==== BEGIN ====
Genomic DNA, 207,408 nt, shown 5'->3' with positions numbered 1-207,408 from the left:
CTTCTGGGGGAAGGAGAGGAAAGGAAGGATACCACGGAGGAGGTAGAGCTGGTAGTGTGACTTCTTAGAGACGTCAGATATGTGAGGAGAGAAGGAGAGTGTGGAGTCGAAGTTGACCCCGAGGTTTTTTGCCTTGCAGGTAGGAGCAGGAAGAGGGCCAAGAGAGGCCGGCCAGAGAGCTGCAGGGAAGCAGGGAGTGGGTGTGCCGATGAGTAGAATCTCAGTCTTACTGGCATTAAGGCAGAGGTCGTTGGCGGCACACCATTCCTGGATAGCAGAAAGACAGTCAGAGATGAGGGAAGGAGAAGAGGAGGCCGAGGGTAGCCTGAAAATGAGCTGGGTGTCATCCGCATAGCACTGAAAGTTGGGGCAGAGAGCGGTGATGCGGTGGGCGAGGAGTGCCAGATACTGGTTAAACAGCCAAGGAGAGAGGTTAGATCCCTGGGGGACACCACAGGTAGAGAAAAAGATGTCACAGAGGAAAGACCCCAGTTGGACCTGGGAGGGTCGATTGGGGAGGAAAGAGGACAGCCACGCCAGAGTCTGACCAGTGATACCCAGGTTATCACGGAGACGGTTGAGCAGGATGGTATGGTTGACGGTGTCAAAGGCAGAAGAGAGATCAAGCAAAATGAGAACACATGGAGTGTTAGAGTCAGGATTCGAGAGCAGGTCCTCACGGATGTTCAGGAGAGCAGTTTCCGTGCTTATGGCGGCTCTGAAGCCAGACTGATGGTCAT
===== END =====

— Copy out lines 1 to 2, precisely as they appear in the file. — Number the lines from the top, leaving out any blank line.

Genomic DNA, 207,408 nt, shown 5'->3' with positions numbered 1-207,408 from the left:
CTTCTGGGGGAAGGAGAGGAAAGGAAGGATACCACGGAGGAGGTAGAGCTGGTAGTGTGACTTCTTAGAGACGTCAGATATGTGAGGAGAGAAGGAGAGTGTGGAGTCGAAGTTGACCCCGAGGTTTTTTGCCTTGCAGGTAGGAGCAGGAAGAGGGCCAAGAGAGGCCGGCCAGAGAGCTGCAGGGAAGCAGGGAGTGGGTGTGCCGATGAGTAGAATCTCAGTCTTACTGGCATTAAGGCAGAGGTCGTTGGCGGCACACCATTCCTGGATAGCAGAAAGACAGTCAGAGATGAGGGAAGGAGAAGAGGAGGCCGAGGGTAGCCTGAAAATGAGCTGGGTGTCATCCGCATAGCACTGAAAGTTGGGGCAGAGAGCGGTGATGCGGTGGGCGAGGAGTGCCAGATACTGGTTAAACAGCCAAGGAGAGAGGTTAGATCCCTGGGGGACACCACAGGTAGAGAAAAAGATGTCACAGAGGAAAGACCCCAGTTGGACCTGGGAGGGTCGATTGGGGAGGAAAGAGGACAGCCACGCCAGAGTCTGACCAGTGATACCCAGGTTATCACGGAGACGGTTGAGCAGGATGGTATGGTTGACGGTGTCAAAGGCAGAAGAGAGATCAAGCAAAATGAGAACACATGGAGTGTTAGAGTCAGGATTCGAGAGCAGGTCCTCACGGATGTTCAGGAGAGCAGTTTCCGTGCTTATGGCGGCTCTGAAGCCAGACTGATGGTCAT